In addition to these programmes, extensive research is undertaken into education issues - with the aim of developing knowledge about various issues that affect quality of education, but that are appropriate to the developing country context.
There is a close linkage between these three issues that I have discussed. How can quality education be ensured in community-run schools (as well as in the government system)? What role can communities play in financing education and how can they ensure quality in the schools that they are managing? These are massive issues and AKF isn't the only organisation grappling with them.
Which leads onto my forth and final topic. AKF is moving away from just supporting small-scale projects that test out lessons in a small number of schools. This is partially due to the maturity of its programmes - many of the initiatives that started at a small scale, have been successful and are now ready to scale-up and disseminate their learning.
It is also due to a shift in opinion that is taking place in development circles about the value of small-scale projects and the increasing emphasis being placed on sector-wide programmes and influencing policy government policy.
4. Increasing emphasis on influencing sector-wide programmes, government systems and policy
For example, the Government of India is working towards Universal Primary Education. However it is also trying to improve the quality of education and has been running the District Primary Education Programme at a National Level since 1994 to improve the quality of teaching and learning, increase retention rates and expand access to disadvantaged groups. Despite the progress made so far, there remain serious disparities in education across states, rural and urban areas and for disadvantaged groups. Learning levels achieved by children, who continue with the system are very low and dropout remains high.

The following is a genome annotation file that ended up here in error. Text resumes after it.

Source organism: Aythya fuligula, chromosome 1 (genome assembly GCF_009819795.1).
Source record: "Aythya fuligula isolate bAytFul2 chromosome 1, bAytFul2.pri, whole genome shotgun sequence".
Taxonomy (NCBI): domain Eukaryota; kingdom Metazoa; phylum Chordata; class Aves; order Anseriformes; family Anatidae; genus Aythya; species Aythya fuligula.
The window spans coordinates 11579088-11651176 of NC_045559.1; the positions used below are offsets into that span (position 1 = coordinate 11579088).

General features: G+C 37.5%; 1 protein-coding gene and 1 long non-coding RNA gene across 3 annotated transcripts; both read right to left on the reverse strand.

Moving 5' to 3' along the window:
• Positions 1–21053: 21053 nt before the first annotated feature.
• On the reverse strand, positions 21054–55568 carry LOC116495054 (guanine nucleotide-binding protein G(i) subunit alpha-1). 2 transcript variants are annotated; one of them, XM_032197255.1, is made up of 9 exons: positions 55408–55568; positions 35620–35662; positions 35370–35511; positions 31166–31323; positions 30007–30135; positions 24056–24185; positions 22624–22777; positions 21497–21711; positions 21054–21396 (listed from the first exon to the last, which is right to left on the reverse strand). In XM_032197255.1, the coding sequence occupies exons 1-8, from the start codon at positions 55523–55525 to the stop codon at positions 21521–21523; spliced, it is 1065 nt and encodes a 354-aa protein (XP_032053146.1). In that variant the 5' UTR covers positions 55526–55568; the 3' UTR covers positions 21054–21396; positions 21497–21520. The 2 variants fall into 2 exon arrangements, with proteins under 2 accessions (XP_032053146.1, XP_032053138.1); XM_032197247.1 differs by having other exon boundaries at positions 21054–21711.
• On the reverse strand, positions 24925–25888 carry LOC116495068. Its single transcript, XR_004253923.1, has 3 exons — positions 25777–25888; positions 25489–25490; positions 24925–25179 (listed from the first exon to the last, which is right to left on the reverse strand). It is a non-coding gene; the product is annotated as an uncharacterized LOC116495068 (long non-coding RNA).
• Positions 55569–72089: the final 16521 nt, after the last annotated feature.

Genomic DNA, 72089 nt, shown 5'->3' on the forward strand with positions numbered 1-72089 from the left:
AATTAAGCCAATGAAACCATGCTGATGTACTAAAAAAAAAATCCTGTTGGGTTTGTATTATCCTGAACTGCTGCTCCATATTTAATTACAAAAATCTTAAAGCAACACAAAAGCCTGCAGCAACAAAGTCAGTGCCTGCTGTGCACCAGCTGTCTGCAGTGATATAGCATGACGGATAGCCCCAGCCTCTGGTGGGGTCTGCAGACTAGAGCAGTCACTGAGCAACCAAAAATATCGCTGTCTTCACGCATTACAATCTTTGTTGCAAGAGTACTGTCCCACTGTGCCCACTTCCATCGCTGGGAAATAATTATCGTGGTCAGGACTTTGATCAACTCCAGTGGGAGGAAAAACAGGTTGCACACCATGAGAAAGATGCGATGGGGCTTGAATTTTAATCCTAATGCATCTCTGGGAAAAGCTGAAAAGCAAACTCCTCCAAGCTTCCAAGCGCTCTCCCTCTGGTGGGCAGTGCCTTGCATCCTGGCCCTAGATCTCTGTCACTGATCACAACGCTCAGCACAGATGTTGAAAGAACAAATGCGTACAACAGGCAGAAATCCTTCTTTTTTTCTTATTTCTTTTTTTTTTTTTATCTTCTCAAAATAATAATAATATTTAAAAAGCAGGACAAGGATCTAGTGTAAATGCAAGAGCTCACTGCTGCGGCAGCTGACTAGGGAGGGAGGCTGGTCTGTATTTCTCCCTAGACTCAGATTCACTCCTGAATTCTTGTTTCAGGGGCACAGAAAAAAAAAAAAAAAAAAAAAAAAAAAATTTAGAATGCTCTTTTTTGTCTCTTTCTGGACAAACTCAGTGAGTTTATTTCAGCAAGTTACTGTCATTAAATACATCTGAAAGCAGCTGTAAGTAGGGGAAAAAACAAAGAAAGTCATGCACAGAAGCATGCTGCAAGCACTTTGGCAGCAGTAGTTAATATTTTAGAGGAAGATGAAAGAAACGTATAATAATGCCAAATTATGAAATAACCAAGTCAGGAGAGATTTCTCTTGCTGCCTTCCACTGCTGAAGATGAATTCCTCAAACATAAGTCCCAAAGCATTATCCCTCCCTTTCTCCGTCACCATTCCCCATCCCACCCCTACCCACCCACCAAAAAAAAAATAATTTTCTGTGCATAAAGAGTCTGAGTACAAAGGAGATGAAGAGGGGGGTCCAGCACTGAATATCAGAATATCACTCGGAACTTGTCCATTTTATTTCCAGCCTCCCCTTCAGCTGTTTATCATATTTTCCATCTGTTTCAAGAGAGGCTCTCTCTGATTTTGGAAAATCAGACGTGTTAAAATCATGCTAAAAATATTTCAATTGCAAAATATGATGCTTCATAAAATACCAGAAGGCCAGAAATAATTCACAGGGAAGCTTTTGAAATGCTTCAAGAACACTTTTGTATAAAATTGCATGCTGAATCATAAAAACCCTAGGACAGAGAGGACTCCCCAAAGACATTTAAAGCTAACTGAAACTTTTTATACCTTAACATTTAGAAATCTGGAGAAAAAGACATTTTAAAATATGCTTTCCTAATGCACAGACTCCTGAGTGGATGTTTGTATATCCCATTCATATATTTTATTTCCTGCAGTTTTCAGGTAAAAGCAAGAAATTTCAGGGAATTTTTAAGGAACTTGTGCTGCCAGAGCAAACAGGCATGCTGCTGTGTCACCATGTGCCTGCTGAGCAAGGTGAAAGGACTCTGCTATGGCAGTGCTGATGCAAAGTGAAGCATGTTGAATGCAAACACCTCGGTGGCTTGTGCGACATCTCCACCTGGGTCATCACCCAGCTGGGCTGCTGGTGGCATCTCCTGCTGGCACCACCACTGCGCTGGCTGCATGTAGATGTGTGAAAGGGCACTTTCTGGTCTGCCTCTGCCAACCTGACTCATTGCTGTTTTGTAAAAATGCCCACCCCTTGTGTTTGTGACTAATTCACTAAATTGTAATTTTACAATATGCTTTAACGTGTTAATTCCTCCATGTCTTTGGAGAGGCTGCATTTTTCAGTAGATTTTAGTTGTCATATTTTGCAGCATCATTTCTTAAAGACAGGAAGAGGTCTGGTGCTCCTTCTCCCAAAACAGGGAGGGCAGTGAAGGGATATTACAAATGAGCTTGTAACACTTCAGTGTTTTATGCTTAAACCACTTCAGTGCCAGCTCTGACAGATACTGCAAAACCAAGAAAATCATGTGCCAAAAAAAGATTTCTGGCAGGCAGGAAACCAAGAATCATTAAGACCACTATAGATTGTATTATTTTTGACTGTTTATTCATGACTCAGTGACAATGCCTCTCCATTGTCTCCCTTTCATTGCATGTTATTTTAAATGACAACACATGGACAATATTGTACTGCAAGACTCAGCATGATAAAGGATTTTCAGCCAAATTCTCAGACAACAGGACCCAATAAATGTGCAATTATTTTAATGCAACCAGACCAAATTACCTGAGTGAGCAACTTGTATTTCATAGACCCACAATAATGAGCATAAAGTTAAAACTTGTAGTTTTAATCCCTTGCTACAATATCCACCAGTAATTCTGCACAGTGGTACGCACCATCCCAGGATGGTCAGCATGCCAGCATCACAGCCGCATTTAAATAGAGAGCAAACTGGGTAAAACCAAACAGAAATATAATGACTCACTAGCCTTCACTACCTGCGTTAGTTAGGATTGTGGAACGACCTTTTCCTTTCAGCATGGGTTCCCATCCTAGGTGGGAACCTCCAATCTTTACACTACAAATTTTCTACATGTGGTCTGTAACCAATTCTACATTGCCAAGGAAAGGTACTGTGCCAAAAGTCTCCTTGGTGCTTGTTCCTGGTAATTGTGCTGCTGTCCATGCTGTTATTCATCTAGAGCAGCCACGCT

Lessons can be learnt by analysing the vast range of innovative approaches generated by the NGO sector to improve the quality of school-level learning. In light of this there is a growing realisation of the need for government and the non-government sector to work together. However in practice, severe limitations are being faced in making this possible. While the larger governmental system finds it difficult to effectively meet the needs of all socio-economic groups, NGOs find it difficult to apply their innovations at scale. There is an urgent need to find effective ways of adapting successful small-scale models to a larger system, so that the impact of innovative approaches can be reflected in the wider system. The Programme for Enrichment of School Level Education in India (PESLE) aims to contribute to this challenge.